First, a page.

A program coming out of Victoria shows promising results in reducing the number of stillborn deaths.


For the first time in two decades, Victoria has seen a marked decline in stillbirths. Some Victorian maternity services have introduced the Safer Baby Bundle, which has led to a 21 per cent decline in stillbirths between 2019 and 2021. Key points:

The Safer Baby Bundle focuses on five areas that have been shown to reduce the risk of stillbirth.

Over the past three years, the program was introduced to 15 maternity services across Victoria, saving at least 20 babies' lives.

By early 2022, the program will be operating in all states and territories across Australia.

In December 2020, the Commonwealth Government introduced Australia's first National Stillbirth Action and Implementation Plan, which aims to reduce the number of stillbirths after 28 weeks by 20 per cent by 2025. The plan found sub-standard care was contributing to up to half of all stillbirths, with 20 to 30 per cent of deaths considered preventable. Experts believe the dramatic drop in deaths was driven by:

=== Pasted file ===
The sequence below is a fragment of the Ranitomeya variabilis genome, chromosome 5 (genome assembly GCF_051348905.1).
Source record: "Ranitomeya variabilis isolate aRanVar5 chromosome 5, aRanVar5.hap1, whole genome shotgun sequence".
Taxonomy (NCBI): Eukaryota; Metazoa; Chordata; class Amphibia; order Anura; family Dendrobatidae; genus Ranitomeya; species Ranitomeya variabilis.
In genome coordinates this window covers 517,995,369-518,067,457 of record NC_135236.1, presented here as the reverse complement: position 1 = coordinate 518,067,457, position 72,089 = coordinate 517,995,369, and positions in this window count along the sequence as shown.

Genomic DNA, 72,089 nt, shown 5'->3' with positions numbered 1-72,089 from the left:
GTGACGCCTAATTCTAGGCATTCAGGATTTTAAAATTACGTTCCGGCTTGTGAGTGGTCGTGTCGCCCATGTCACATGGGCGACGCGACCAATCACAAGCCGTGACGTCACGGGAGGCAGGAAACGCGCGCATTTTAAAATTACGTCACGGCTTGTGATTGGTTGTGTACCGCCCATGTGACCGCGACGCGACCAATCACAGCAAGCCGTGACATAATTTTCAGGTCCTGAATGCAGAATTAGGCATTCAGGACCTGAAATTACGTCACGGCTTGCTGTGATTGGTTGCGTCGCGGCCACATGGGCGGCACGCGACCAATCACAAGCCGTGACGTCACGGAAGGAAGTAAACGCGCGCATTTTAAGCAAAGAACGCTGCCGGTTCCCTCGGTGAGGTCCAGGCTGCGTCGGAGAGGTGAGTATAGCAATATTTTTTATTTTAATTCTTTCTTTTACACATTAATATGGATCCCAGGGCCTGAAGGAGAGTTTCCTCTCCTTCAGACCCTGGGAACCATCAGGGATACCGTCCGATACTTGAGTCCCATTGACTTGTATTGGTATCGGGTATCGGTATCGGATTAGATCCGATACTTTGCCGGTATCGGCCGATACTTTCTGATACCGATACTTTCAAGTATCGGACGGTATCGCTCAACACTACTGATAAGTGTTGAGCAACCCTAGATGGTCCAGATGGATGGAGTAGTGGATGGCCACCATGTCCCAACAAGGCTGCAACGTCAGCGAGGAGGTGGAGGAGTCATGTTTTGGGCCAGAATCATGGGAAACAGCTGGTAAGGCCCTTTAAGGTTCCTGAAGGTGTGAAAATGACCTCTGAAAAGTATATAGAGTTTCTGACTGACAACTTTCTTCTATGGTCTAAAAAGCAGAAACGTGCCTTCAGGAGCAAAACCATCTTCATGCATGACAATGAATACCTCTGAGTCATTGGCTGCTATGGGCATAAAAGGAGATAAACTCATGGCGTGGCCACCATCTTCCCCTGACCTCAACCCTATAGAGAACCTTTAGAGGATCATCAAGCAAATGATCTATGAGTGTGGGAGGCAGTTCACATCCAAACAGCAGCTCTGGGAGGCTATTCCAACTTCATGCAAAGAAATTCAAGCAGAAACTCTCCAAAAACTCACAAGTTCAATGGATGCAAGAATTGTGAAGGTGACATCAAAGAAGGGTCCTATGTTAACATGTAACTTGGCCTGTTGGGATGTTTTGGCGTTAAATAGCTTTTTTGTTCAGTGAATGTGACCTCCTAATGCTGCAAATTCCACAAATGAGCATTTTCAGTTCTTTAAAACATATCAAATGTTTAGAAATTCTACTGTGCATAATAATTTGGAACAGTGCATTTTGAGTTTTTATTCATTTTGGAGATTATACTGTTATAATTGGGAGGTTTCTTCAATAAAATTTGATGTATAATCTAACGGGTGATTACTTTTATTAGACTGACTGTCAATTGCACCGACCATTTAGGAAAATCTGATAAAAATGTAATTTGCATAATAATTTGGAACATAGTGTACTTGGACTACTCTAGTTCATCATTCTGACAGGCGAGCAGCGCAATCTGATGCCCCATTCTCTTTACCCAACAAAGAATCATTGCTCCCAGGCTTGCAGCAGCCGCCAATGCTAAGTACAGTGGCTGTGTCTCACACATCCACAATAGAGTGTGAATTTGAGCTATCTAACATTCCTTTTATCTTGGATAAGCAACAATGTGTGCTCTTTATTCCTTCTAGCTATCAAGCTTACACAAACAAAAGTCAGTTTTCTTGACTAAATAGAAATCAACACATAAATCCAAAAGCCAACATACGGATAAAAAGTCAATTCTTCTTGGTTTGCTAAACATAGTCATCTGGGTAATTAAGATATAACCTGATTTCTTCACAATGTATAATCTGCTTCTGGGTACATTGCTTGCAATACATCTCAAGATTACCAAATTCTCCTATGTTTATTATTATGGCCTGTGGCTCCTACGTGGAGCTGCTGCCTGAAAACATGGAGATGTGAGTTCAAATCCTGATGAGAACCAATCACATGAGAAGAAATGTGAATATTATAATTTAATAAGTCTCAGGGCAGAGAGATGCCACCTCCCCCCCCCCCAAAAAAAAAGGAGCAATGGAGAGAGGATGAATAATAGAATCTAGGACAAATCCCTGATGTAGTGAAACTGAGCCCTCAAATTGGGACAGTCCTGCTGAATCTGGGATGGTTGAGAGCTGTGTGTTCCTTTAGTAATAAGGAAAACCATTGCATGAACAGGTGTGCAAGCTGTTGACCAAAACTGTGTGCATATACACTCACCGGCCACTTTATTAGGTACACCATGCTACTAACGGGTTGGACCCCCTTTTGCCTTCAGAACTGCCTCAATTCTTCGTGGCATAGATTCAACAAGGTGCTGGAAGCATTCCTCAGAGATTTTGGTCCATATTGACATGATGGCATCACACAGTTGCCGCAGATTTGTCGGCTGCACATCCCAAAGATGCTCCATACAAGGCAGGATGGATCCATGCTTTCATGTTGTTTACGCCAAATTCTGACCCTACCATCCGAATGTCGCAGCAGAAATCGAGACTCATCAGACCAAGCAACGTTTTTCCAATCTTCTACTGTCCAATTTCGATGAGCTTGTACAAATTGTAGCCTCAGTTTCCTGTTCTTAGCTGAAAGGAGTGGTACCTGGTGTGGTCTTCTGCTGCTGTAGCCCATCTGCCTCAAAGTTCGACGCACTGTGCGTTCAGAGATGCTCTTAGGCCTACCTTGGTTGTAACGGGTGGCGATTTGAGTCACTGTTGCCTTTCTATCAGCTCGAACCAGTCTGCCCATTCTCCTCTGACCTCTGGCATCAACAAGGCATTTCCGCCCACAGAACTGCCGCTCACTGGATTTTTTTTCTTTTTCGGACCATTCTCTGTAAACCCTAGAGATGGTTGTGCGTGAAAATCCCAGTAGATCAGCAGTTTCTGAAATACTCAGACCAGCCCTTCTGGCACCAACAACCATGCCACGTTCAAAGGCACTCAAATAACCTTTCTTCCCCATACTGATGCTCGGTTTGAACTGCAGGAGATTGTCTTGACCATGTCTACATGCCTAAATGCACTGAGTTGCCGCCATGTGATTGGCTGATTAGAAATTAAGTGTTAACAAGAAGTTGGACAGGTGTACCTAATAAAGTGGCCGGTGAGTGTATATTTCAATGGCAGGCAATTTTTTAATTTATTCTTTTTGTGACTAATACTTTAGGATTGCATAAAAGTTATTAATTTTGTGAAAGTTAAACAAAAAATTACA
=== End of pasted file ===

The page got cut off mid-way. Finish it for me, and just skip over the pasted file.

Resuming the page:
A 200 per cent increase in the number of women who quit smoking during pregnancy.

Improved screening for poorly growing babies.

More expectant mothers are being informed about changed baby movements.

Better education around the importance of side-sleeping for women in their third trimester.

Shared decision-making with women around the timing of birth.

Every year more than 2,000 Australian babies are stillborn — that is almost double the national road toll. After decades of seeing little improvement in stillbirth prevention, the past few years of investment and support is beginning to pay off. 


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